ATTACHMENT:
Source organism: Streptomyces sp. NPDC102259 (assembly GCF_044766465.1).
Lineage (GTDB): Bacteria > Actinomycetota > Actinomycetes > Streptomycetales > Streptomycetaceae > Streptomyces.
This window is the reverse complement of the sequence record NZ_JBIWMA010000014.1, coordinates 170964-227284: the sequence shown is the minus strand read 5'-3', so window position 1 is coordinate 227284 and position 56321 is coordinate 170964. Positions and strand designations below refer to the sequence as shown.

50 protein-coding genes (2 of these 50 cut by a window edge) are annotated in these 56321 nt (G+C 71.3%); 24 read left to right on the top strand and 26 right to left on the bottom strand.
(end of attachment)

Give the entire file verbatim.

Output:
Source organism: Streptomyces sp. NPDC102259 (assembly GCF_044766465.1).
Lineage (GTDB): Bacteria > Actinomycetota > Actinomycetes > Streptomycetales > Streptomycetaceae > Streptomyces.
This window is the reverse complement of the sequence record NZ_JBIWMA010000014.1, coordinates 170964-227284: the sequence shown is the minus strand read 5'-3', so window position 1 is coordinate 227284 and position 56321 is coordinate 170964. Positions and strand designations below refer to the sequence as shown.

50 protein-coding genes (2 of these 50 cut by a window edge) are annotated in these 56321 nt (G+C 71.3%); 24 read left to right on the top strand and 26 right to left on the bottom strand.